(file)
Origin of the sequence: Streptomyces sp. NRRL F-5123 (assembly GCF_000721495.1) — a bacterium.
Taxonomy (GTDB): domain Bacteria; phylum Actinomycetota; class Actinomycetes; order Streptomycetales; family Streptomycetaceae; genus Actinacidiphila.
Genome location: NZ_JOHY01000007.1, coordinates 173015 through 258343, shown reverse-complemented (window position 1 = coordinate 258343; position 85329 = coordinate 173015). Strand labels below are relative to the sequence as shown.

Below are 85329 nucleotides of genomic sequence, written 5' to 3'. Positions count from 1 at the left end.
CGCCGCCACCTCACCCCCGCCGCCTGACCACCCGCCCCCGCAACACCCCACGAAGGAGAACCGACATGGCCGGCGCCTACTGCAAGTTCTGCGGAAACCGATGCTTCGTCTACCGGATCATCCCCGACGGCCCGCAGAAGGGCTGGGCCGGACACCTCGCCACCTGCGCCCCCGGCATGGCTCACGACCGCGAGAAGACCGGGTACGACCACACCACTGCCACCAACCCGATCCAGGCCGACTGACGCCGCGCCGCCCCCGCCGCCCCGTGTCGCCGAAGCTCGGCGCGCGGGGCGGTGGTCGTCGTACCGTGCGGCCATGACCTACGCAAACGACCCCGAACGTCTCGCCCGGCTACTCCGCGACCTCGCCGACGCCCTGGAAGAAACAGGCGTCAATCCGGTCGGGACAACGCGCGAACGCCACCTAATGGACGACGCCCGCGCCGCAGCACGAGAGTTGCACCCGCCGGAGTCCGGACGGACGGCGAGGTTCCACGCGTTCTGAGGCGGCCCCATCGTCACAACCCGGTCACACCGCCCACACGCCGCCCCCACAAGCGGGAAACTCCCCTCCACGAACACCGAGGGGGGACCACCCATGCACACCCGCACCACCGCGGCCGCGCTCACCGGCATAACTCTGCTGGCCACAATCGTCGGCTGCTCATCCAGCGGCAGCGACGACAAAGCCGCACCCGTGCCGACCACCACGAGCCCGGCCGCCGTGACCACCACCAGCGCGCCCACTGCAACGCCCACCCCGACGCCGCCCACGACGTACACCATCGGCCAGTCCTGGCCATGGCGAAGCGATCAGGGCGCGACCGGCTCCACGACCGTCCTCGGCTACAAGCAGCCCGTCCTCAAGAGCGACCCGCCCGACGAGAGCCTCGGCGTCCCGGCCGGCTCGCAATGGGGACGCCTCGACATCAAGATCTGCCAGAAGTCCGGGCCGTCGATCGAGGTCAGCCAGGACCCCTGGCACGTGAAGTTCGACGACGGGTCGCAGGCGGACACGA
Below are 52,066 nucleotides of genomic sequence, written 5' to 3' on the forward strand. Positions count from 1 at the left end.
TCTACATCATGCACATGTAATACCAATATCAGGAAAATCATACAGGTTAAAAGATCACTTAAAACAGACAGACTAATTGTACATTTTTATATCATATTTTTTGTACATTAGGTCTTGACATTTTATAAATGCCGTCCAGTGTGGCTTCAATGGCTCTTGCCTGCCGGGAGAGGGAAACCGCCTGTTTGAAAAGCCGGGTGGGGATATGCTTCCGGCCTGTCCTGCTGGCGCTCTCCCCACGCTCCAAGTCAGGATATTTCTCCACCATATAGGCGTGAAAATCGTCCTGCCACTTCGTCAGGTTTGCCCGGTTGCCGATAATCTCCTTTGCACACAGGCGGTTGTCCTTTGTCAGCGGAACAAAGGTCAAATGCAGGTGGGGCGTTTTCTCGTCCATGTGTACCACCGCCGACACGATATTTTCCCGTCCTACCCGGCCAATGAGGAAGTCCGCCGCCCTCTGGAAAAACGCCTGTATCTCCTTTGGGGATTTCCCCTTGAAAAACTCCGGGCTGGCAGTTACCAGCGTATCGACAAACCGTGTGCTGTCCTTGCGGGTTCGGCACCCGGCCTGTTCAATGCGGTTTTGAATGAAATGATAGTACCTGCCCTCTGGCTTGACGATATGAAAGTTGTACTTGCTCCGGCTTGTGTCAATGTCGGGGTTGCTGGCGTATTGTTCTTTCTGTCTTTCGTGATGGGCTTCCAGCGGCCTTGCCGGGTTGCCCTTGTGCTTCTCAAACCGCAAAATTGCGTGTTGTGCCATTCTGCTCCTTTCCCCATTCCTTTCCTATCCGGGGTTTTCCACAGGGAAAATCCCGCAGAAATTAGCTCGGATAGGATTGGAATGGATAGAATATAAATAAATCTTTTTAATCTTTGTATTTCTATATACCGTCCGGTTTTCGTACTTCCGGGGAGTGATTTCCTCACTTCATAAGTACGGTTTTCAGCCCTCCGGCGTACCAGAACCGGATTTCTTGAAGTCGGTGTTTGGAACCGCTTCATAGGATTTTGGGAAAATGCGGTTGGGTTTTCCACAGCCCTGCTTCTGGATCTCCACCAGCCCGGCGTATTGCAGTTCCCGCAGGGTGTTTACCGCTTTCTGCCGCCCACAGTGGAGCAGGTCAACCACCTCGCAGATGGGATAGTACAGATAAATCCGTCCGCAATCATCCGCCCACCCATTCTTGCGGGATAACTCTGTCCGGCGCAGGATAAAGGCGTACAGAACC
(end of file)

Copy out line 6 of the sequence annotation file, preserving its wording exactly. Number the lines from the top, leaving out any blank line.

Below are 52,066 nucleotides of genomic sequence, written 5' to 3' on the forward strand. Positions count from 1 at the left end.